the hero of several thousand odes and a round dozen of epics ; while the poor highwayman was twice executed,
At the gallows first, and after in a ballad,
Sung to a villanous tune.' You observe, in both these skulls, the combined developement of the organs of carnage, plunder, and vanity, which I have just pointed out in the tiger, the fox, and the peacock. The greater enlargement of the organ of vanity in the herb, is the only criterion by which I can distinguish them from each other. Born with the same faculties and the same propensities, these two men were formed by nature to run the same career : the different combinations of external circum. stances decided the difference of their destinies.' pp. 154-157.
After some further illustrations, Mr. Cranium proceeds to deduce his practical inferences.
• " It is obvious, from what I have said, that no man can hope for worldly honour or advancement, who is not placed in such a relation to external circumstances, as may be consentaneous to his peculiar cerebral organs; and I would advise every parent, who has the wel. fare of his son at heart, to procure as extensive a collection as possible of the skulls of animals, and, before determining on the choice of a profession, to compare with the utmost nicety their bumps and protuberances with those of the skull of his son. If the developement of the organ of destruction point out a similarity between the youth and the tiger, let him be brought to some profession (whether that of a butcher, a soldier, or a physician, may be regulated by circumstances), in which he may be furnished with a license to kill : as, without such license, the indulgence of his natural propensity may lead to the untimely rescission of his vital thread, with edge of penny cord and • vile reproach.' If he trace an analogy with the jackall, let all possible influence be used to procure him a place at court, where he will infallibly thrive. If his skull bear a marked resemblance to that of a magpie, it cannot be doubted that he will prove an admirable lawyer; and if with this advantageous conformation be combined any resemblance to that of an owl, very confident hopes may be formed of his becoming a judge. pp. 159, 160.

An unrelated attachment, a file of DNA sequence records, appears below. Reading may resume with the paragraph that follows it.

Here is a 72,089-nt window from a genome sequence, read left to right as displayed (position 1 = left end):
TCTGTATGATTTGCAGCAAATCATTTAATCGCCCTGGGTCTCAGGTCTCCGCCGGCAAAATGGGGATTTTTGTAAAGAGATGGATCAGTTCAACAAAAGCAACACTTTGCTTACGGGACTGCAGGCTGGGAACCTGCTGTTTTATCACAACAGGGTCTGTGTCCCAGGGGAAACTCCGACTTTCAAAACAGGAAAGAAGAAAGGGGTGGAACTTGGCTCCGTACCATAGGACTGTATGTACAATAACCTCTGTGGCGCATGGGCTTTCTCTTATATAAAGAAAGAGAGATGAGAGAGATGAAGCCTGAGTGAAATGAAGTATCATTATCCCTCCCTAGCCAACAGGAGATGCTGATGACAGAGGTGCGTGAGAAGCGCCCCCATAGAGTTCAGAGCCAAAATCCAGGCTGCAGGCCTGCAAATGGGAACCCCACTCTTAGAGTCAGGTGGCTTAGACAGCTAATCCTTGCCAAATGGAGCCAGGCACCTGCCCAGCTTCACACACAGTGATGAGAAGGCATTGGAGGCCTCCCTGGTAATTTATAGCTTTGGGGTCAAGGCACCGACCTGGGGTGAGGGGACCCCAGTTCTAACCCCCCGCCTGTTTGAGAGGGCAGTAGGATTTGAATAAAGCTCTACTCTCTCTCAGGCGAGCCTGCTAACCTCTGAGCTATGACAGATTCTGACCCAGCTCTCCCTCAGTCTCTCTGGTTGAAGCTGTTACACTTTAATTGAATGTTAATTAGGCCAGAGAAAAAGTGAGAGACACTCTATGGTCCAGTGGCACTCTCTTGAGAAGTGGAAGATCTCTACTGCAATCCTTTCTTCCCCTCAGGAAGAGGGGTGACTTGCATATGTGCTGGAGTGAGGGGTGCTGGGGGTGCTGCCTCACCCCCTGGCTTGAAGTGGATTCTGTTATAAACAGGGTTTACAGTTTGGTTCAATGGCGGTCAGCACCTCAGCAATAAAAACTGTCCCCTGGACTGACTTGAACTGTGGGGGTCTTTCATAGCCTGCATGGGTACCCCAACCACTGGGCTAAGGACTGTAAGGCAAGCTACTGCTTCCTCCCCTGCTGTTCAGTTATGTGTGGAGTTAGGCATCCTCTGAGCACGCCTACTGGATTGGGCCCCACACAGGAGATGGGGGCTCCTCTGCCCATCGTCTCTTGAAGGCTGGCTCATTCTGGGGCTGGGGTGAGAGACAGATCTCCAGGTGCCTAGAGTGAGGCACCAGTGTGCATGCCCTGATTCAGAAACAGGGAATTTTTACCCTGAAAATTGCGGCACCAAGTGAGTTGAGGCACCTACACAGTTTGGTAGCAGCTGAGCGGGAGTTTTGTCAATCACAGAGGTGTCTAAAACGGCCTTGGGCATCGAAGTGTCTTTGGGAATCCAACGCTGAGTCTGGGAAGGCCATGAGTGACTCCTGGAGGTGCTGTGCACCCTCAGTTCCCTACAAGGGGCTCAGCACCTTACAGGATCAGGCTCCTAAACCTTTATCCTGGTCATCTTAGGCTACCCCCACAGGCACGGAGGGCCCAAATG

We have been induced to make larger quotations from this little volume, than its size or importance might seem to demand; but we confess that we have been so much 'amused with it ourselves, as to wish our readers to partake in the entertainment. We will not extend our approbation of the work to every expression which it contains. The character of Dr. Gaster will be considered as falling under the same objection as that to which Dr. Syntax, and similar caricatures, are justly exposed. That such characters exist in real life, is an insufficient excuse for their being brought out on the canvass. The general design of the volume is however so unexceptionable, the execution is so spirited and good-humoured, and the satire in general so well-directed, that we cannot but accord to it, on the whole, a high measure of commendation.